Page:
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Reader question: Can I travel to my second home in France from the UK?

The French government has relaxed its travel rules in relation to the UK, but that doesn't mean that all types of travel are allowed immediately.

Reader question: Can I travel to my second home in France from the UK?
Photo: Christophe Petit Tesson/AFP

Question: I read that the French government has lifted its travel ban for the UK, does that mean I can come to France straight away? We have a property there that we haven’t been able to visit in many months.

The short answer to this question is – the French government says yes but the UK government says no.

Since March 12th, France has lifted its requirement for travellers coming from the UK – and 6 other non-EU countries – to have a ‘compelling reason’ for their trip.

Travel to France from the UK is now allowed for any reason, including tourism and family visits, although travellers are still required to have a negative Covid test and travel paperwork to enter the country – find the full requirements HERE.

READ ALSO Everything you need to know on the rules on travel between France and the UK

However, the UK is still on lockdown and all types of travel, including international travel, are strictly limited.

There is one reason on the UK’s exemption list related to property – to carry out activities related to buying, selling, letting or renting a residential property.

So it seems that if you are selling or renting out your second home in France you could travel, but just visiting it is not allowed. Find the full list of UK rules HERE.

The UK restrictions are provisionally set to end on May 17th, conditional on the health situation.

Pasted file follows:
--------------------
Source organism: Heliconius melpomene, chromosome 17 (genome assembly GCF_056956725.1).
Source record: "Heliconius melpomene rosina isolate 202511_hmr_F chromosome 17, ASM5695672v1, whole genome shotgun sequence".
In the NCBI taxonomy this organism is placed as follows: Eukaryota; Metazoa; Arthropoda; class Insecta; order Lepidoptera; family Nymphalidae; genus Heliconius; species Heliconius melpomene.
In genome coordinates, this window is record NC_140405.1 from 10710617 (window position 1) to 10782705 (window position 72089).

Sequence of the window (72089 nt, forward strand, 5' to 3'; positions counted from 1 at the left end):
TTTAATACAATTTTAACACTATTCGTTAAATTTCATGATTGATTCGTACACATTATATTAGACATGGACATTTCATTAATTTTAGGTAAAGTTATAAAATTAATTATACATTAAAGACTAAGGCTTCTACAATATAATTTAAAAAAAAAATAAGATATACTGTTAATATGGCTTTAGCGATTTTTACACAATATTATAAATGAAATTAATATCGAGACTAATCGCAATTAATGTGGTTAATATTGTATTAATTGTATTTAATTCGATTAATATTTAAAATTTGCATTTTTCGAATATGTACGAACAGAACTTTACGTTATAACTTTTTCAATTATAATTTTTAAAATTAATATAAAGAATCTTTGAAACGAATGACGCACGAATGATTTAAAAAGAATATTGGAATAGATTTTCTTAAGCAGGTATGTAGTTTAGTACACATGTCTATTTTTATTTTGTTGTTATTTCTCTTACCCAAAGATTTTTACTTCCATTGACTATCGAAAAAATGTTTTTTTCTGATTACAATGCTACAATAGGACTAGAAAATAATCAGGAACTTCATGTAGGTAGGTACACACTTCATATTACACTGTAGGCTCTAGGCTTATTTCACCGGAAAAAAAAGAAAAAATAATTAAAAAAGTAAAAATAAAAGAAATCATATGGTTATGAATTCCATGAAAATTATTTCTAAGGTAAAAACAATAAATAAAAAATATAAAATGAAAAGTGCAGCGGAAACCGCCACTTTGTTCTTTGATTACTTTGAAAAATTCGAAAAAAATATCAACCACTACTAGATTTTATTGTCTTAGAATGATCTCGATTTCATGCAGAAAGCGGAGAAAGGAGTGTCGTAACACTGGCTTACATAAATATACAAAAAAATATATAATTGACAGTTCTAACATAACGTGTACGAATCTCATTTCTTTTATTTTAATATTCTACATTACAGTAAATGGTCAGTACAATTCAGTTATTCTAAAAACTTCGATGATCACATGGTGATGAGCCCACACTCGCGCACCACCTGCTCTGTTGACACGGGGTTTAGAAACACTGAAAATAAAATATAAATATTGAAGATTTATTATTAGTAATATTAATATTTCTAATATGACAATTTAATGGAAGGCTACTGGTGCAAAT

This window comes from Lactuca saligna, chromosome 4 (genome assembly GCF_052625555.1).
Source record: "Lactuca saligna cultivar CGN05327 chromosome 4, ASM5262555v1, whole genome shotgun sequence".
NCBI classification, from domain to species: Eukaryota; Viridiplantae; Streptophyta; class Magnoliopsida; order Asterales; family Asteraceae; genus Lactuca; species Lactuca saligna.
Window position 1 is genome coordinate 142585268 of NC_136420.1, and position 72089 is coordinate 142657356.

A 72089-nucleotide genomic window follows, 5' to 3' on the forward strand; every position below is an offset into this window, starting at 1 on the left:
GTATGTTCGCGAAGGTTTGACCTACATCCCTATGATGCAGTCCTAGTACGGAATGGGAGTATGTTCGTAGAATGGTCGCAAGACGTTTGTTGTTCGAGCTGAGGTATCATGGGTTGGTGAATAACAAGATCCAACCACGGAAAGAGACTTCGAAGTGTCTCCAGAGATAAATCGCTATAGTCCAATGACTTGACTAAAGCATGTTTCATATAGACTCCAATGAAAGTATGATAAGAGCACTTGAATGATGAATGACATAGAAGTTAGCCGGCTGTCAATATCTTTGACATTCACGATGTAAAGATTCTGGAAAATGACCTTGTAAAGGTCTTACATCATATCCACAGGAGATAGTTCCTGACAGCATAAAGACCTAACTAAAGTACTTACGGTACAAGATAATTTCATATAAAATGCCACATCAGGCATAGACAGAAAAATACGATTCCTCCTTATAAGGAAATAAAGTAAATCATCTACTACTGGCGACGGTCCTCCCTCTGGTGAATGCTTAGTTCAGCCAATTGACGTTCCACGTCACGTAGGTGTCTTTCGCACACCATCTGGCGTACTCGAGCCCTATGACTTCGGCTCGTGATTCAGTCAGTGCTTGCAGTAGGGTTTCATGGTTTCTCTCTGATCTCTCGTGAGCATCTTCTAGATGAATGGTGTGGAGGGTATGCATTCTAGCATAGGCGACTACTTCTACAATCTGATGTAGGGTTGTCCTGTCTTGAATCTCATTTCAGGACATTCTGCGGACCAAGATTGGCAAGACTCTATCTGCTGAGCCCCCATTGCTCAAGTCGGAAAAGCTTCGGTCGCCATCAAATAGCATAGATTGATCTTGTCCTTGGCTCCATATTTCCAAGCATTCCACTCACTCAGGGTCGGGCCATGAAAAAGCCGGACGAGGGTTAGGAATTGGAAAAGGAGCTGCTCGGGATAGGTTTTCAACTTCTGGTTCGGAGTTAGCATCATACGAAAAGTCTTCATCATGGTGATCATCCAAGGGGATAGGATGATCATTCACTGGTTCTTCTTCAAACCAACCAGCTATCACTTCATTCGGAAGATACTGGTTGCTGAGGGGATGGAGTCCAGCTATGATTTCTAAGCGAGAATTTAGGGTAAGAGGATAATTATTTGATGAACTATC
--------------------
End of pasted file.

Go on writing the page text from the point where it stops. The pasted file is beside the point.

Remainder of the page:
If you are able to travel, there is also the question of quarantine to consider.

The French rules merely ask people to quarantine at a location of their choosing for 7 days, and there is no enforcement of this, but the UK rules are stricter – requiring a compulsory 10-day quarantine for anyone entering the country, plus the compulsory purchase of a £200 testing package. Find more on the UK quarantine rules HERE.

There are at present no exemptions to either country’s rules for people who have been vaccinated, although that may change in the months to come.

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Return of the health pass? How France plans to tackle new wave of Covid cases

With a sharp rise in reported cases in recent weeks, France appears to be in the middle of a new wave of Covid infections - so what measures are the government taking to control it?

Return of the health pass? How France plans to tackle new wave of Covid cases

Recorded case numbers in France are now over 50,000 a week, and have been since the beginning of June – this is a long way short of the 350,000 weekly cases recorded in January but still the highest since May and representing a steady an increase of 57 percent on the previous week.

Hospital admissions are also on the rise – standing at 707 admissions on Friday, June 24th compared to 400 daily admissions just two weeks earlier.

So what is the French government doing about it?

Since March, almost all Covid-related restrictions have been lifted in France – the health pass is no longer required for everyday activities such as visiting a bar or going to the gym and face masks are now merely advised in all indoor locations. Only hospitals and other health establishments such as nursing homes still have mandatory rules on face masks and health passes.